RAPAPORT… While the war crimes trial of former Liberia President Charles Taylor at The Hague is expected to continue through 2009, revelations surfaced during the first two weeks of testimony that link the defendant with Belgium’s diamond trade.
Taylor stands accused of 11 counts of war crimes and is blamed for using diamonds from Sierra Leone to fund arms purchases. Several people reportedly involved in Taylor’s diamond trafficking used to live –and some apparently still live– in Belgium. It sounds as if Antwerp-based diamantaires in particular were directly and indirectly responsible for Taylor’s fortune and his ability to launder diamonds, according to Belgium press reports.
At this early stage no Belgian diamantaire in particular has been identified, but names from Russia’s underground have surfaced.
During the first week the International Court made extensive use of testimony from blood diamond expert Ian Smillie, research coordinator for Partnership Africa Canada. Smillie stated that between 1990 and 1999 Belgium’s imports of Liberia rough would have reached 5 million carats per year. (That is 24 times more than Liberia’s total national output.) Where did the rest come from? The implication was that stones were smuggled in from abroad.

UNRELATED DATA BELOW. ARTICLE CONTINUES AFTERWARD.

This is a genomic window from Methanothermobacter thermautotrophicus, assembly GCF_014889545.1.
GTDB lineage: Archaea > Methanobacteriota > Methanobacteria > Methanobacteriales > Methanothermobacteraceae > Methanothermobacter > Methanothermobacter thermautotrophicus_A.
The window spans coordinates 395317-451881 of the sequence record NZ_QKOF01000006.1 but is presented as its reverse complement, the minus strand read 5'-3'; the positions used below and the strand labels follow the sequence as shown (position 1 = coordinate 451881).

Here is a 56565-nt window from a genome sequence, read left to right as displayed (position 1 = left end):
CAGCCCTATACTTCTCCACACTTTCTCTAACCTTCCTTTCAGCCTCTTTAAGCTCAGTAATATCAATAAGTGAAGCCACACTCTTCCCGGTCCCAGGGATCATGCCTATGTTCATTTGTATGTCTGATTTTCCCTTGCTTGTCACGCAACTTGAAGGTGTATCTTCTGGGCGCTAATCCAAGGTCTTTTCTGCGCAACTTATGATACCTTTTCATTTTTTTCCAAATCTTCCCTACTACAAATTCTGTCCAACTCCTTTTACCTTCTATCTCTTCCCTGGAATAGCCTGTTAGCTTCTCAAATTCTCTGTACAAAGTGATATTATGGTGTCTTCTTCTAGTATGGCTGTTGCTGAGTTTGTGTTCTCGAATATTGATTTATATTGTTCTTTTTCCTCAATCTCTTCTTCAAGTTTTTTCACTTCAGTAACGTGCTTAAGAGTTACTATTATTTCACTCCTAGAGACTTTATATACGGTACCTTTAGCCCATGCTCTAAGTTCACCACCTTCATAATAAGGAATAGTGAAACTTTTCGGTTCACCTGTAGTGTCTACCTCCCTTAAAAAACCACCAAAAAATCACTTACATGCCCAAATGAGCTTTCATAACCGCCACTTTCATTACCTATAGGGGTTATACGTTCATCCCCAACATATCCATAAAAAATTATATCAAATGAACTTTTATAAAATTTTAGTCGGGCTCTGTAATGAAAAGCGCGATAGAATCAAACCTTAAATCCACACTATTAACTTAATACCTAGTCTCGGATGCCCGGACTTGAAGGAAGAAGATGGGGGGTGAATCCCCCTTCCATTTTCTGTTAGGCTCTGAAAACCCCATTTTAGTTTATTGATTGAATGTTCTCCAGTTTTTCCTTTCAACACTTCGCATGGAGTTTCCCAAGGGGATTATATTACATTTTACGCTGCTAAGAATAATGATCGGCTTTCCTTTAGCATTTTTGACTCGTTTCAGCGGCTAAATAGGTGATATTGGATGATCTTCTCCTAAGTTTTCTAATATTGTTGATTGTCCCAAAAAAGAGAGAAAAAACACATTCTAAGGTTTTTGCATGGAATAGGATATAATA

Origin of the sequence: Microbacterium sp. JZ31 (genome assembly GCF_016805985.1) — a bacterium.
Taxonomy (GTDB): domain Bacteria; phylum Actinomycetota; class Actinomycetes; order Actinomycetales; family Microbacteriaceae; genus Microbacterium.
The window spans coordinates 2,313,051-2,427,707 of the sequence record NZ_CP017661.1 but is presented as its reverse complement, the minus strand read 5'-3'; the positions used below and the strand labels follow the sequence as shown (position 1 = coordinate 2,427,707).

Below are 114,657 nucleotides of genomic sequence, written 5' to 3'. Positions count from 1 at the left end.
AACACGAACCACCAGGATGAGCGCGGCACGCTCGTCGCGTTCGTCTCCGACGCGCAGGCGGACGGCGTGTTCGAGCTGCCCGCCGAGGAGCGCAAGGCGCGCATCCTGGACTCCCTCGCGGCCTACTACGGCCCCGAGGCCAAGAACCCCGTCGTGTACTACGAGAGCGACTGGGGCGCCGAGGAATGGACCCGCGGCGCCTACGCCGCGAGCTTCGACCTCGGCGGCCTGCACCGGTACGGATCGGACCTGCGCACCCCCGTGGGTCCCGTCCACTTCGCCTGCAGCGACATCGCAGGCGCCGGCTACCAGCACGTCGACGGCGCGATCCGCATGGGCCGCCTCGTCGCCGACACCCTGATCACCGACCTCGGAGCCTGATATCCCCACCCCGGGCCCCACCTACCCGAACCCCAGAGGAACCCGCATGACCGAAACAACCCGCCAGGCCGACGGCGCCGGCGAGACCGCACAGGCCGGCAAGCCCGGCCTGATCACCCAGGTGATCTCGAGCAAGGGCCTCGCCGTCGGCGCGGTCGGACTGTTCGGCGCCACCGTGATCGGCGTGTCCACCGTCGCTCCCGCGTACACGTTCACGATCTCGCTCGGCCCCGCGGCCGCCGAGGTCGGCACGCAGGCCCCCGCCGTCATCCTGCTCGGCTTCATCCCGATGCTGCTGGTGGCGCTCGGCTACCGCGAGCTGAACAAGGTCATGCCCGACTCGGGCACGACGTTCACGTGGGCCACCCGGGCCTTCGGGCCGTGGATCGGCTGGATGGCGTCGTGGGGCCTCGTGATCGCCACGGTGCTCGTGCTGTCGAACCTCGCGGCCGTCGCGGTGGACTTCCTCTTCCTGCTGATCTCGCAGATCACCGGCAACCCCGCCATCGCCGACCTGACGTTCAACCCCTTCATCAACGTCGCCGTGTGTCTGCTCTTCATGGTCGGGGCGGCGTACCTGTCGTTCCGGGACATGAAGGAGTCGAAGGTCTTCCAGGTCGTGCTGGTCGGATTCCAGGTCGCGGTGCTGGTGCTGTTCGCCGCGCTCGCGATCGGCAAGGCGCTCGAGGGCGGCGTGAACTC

The Court has also reviewed video testimony of those who have suffered the most horrible crimes against humanity under the direction of Taylor’s military. Taylor pleaded innocent to all charges in August 2006.
Antwerp industry organizations are determining how and when to respond to this news.
The story continues to unfold and more extensive coverage of this trial will be published in February’s Rapaport Diamond Report.